The Sainsbury Exhibitions Gallery
Book now and save 10% on tickets with our early bird ticket offer. Adults £16. Concessions and group rates available.
Home to rich cultures for nearly 30,000 years, the Arctic is far from the inhospitable hinterland it's often imagined to be.
From 28,000-year-old mammoth ivory jewellery to modern refitted snow mobiles, the objects in this immersive exhibition reveal the creativity and resourcefulness of Indigenous Peoples in the Arctic. Developed in collaboration with Arctic communities, the exhibition celebrates the ingenuity and resilience of Arctic Peoples throughout history. It tells the powerful story of respectful relationships with icy worlds and how Arctic Peoples have harnessed the weather and climate to thrive.
The dramatic loss of ice and erratic weather caused by climate change is putting unprecedented pressure on Arctic Peoples, testing their adaptive capacities and threatening their way of life.
What happens in the Arctic will affect us all and this exhibition is a timely reminder of what the world can learn from its people.
Long ago people knew something was going to happen to this earth. How they knew it, I don't know. An Elder mentioned in the 1940s that this climate is going to change. They meant climate change.
– Martha Snowshoe, Teetl'it Gwich'in
We believe that by understanding the past, we all have the opportunity to define the future. No one brings the past to life like the British Museum, whose permanent collection is one of the finest in existence, spanning two million years of human history. With the Citi exhibition Arctic: culture and climate the Museum uses its collection to demonstrate how human resilience and ingenuity have helped the inhabitants of the Arctic region to survive and thrive. However, the exhibition also highlights the challenge that we all face with the changing climate.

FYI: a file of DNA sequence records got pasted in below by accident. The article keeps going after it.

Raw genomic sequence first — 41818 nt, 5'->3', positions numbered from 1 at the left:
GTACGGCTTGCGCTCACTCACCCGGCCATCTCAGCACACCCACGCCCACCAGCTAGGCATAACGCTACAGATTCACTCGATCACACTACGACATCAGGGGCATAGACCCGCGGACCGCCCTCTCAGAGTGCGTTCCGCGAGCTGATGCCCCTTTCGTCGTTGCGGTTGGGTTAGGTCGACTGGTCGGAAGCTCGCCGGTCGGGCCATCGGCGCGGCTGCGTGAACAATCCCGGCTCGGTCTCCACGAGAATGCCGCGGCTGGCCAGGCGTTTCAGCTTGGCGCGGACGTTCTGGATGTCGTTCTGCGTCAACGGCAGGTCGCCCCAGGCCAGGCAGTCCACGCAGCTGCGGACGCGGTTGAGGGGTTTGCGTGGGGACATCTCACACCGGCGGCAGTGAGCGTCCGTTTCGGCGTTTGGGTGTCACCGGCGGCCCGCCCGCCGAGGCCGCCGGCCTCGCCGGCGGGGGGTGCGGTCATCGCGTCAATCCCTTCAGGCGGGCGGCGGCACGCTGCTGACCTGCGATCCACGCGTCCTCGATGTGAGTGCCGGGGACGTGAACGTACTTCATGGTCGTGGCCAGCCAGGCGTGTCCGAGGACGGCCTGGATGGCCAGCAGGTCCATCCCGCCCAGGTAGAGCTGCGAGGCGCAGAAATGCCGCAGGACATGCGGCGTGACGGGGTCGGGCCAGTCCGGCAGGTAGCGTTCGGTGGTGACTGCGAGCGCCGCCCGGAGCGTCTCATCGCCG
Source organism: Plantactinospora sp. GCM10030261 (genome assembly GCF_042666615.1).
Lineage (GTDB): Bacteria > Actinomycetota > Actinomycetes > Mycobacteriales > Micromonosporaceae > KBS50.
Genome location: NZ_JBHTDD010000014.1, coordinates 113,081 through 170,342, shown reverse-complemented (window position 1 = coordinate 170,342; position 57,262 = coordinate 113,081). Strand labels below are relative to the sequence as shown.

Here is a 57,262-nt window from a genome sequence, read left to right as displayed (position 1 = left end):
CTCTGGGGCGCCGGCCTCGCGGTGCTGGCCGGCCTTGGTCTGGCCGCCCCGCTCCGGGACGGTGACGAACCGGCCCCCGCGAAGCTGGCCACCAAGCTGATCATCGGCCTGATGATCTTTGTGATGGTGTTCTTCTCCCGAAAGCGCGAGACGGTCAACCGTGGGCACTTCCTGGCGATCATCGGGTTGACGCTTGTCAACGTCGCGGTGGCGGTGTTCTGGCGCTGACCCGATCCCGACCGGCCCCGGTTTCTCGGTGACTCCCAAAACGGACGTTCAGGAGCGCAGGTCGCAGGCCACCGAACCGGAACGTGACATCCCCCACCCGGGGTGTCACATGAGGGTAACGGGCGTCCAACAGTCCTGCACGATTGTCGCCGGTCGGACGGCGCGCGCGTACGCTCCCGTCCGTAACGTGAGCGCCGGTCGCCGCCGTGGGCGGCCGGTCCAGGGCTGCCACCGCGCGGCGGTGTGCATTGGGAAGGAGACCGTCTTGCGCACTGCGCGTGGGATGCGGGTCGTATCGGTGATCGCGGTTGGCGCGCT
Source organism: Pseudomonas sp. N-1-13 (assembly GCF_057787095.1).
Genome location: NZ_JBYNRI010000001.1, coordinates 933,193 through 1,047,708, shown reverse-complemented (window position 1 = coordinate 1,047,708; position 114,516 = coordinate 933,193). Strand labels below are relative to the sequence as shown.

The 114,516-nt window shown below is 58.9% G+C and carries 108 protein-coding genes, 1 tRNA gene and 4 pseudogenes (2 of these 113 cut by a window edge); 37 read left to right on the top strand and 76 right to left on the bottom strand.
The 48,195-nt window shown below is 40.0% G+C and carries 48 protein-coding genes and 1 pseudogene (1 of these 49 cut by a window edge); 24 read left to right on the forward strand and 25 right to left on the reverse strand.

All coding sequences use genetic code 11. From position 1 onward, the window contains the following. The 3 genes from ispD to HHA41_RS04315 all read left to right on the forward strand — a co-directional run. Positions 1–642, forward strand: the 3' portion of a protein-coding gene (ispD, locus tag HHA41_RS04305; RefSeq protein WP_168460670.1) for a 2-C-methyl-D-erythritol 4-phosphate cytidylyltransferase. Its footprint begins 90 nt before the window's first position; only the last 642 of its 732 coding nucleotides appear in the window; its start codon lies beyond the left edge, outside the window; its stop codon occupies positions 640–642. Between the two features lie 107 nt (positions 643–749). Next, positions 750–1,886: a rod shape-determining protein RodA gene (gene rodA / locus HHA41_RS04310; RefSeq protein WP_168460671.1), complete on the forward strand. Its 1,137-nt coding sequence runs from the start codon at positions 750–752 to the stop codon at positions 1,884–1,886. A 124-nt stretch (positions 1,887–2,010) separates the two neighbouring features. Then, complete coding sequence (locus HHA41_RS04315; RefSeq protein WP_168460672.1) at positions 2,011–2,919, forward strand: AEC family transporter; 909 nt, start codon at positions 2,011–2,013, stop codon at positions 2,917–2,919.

It is a challenge that we must all address and, as a global bank, we play an essential role in financing a sustainable economy. We are committed to financing and facilitating clean energy, infrastructure and technology projects that support environmental solutions and reduce the impacts of climate change, on rich and diverse communities such as those that inhabit the circumpolar Arctic.
Julie and Stephen Fitzgerald
Julie Fitzgerald and Stephen Fitzgerald AO are proud to support the Citi exhibition Arctic: culture and climate, which celebrates the rich and diverse cultural legacy of the Arctic people.
‘We were interested in the innovative and creative ways that Arctic people have adapted to varied climates and frozen weather conditions for nearly 30,000 years, and we wanted to help shed light on these amazing histories. The changing climate is an issue close to our hearts, and we are thrilled to be a part of this exhibition.’
Julie and Stephen are longstanding supporters of the British Museum’s work, including recent exhibitions Reimagining Captain Cook: Pacific Perspectives and Desire, Love, Identity: exploring LGBTQ histories. Their charitable work covers a wide range of causes, including Stephen’s role as a Director of the Great Barrier Reef Foundation.
AKO Foundation was set up in 2013 by Nicolai Tangen, CEO and Founder of AKO Capital, a native Norwegian who lives in the UK. Funded with a total of more than £300 million, the Foundation supports initiatives within the arts, education and climate. AKO Foundation has already undertaken a range of exciting projects with the British Museum. In 2019, the Foundation supported the exhibition Edvard Munch: love and angst and is the sole supporter of the forthcoming library of exile installation by Edmund de Waal. AKO Foundation is also instrumental in establishing the new Kunstsilo Museum in Kristiansand, Norway, which will house the largest collection of modernist Nordic art.